Saskia was the lucky charm, as Rembrandt made it to several prestigious board members.

Following several years, he moved to a bigger and more elegant house with his wife, and they started living their dream life together.

The couple was happy and prosperous together until a series of tragedies occurred.

Their first three children died within weeks of their birth, and in a few years, Rembrandt’s wife succumbed to tuberculosis. 

The painter Rembrandt used to depict Saskia in his art before she even became his wife; he’d feature her in his drawings, paintings, and etchings, glorifying her charm and beauty. 

Rembrandt had been bereaved for many years; first by the deaths of his children and then of his beloved wife. 

Titus, their fourth child, survived infancy. Geertje Dircx took on the responsibility and became Titus’s dry nurse.

She was a childless widow and joined Rembrandt’s service in 1643. 

In the next couple of years, she lived with Rembrandt as his son’s babysitter, but both ended up developing an illicit sexual relationship.

Lots of things had happened between them, from Rembrandt gifting her a diamond ring to him cheating on her with his housekeeper, Hendrickje Stoffels. 

Rembrandt wasn’t the same man he was when he lived with his first wife, Saskia. 

He was a changed man; perhaps Geertje Dircx brought out the worst in him, which drove him to the doors of court and made him bankrupt.

(Suggested: Wassily Kandinsky: An Artist With A Musical Vision


When Saskia died in 1642, Rembrandt’s heart fell apart. He’d think of nothing but Titus, who was an infant.

He wanted someone to take care of his infant child. That’s when Pieter, who worked for Rembrandt, introduced his sister to Rembrandt.

Image: Wikipedia

Geertje joined the service as Titus’s dry mom, and for the next six years, she raised him like her own child. 

During the course, she developed an illicit sexual relationship with the painter Rembrandt, which was, to her knowledge, a legal and romantic one.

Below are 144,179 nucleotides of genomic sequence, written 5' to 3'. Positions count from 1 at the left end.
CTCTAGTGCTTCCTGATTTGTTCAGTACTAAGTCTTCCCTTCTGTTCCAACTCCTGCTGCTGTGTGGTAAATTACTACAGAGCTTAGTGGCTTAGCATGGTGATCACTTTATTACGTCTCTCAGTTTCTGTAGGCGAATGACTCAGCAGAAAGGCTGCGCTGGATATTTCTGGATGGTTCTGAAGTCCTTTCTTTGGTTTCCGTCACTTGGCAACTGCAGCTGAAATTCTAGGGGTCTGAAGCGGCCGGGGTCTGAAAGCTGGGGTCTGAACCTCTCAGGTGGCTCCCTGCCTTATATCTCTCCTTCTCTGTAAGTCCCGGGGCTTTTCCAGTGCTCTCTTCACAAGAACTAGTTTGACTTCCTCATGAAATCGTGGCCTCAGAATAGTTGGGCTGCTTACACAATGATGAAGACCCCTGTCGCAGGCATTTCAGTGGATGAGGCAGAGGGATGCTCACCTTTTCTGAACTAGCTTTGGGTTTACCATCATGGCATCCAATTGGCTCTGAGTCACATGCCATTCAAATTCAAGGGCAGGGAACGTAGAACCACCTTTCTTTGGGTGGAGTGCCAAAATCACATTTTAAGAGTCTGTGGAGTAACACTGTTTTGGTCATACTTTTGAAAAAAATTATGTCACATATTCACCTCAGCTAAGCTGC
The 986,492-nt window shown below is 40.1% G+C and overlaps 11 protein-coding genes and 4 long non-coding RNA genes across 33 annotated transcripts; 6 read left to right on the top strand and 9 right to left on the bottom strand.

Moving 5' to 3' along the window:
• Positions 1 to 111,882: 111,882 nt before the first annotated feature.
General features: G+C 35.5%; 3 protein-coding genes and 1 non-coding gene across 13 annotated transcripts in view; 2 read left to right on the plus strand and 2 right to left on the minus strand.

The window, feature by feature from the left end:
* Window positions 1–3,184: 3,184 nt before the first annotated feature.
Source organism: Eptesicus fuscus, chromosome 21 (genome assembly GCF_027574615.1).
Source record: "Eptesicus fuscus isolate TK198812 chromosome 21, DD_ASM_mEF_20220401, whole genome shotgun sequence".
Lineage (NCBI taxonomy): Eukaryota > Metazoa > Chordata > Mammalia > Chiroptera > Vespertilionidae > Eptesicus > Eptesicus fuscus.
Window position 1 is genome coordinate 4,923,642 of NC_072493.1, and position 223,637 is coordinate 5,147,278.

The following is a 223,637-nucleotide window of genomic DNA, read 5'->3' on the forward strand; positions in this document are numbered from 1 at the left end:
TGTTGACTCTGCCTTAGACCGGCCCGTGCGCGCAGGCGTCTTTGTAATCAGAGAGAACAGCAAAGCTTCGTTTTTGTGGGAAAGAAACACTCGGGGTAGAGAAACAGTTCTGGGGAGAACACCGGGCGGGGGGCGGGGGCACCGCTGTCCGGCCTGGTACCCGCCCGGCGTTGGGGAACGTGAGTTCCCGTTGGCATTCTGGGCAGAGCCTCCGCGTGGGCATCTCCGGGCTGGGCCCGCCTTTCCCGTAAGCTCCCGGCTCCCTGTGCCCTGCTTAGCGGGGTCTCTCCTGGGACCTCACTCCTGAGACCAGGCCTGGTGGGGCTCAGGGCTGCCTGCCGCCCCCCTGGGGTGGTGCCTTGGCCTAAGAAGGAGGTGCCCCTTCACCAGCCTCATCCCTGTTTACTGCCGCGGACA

But, on the other hand, Rembrandt wanted things to be under the carpet, as if he got married to her, he’d lose all his deceased wife’s inheritance, which he’d never want to happen even in his wildest dreams.

A few years later, when Geertje learned about Rembrandt’s intention, she confronted her and started blackmailing him.

Rembrandt’s Affair

At the time, Rembrandt developed another relationship with his housekeeper, Hendrickje, which resulted in the separation of Geertje and Rembrandt.

To settle the issue with Geertje, Rembrandt offered her 160 guilders plus a stipend of 60 guilders annually, which she threw away.

The relationship that sprouted out of utter respect and love became bitter and unhealthy with each passing day.

The Dutch painter Rembrandt wanted to resolve it amicably with the aid of some finance, which he felt was enough for Geertje. But she was so furious and rigid that she did not withdraw her request and expected more from Rembrandt.

The matter climbed up the steps of court, and legal proceedings began with both parties eventually losing almost everything they were trying to protect in the first place. 

Geertje ended up in asylum as her own neighbors and family turned against her and supported the claim made by Rembrandt. 

On the other hand, Rembrand’s fortune depleted heavily, and things for him began to turn upside down because of Rembrand’s splurging habits and legal matters.

Rembrandt’s Midlife Crisis

The Dutch painter Rembrandt would live beyond his means, take loans one after another, and overpromise to his new lover. 

Maturing Titus began problematic for him as he’d be seen as the next heir to Rembrandt as he shut his mother’s family out. 

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Rembrandt, to balance his finances and regain stability, would host exhibitions, but they would end up disappointing him. 

Geertje, on the other side, was freed from asylum due to her deteriorating health, and she thereafter sued Rembrandt over his false allegation, which threw her into a mental hospital.

Rembrandt declared bankruptcy as he had lost a large fortune in several matters and was now on the verge of selling whatever he owned, including art, etchings, and property. 

The house given to Titus was even sold at auction, and Rembrandt and his family moved to a more modest house to sustain their livelihood. 

The water went over his head when his creditor knocked on the door of the court. And Rembrand, out of his will, had to put everything on sale at lower prices.

Everything was taken away.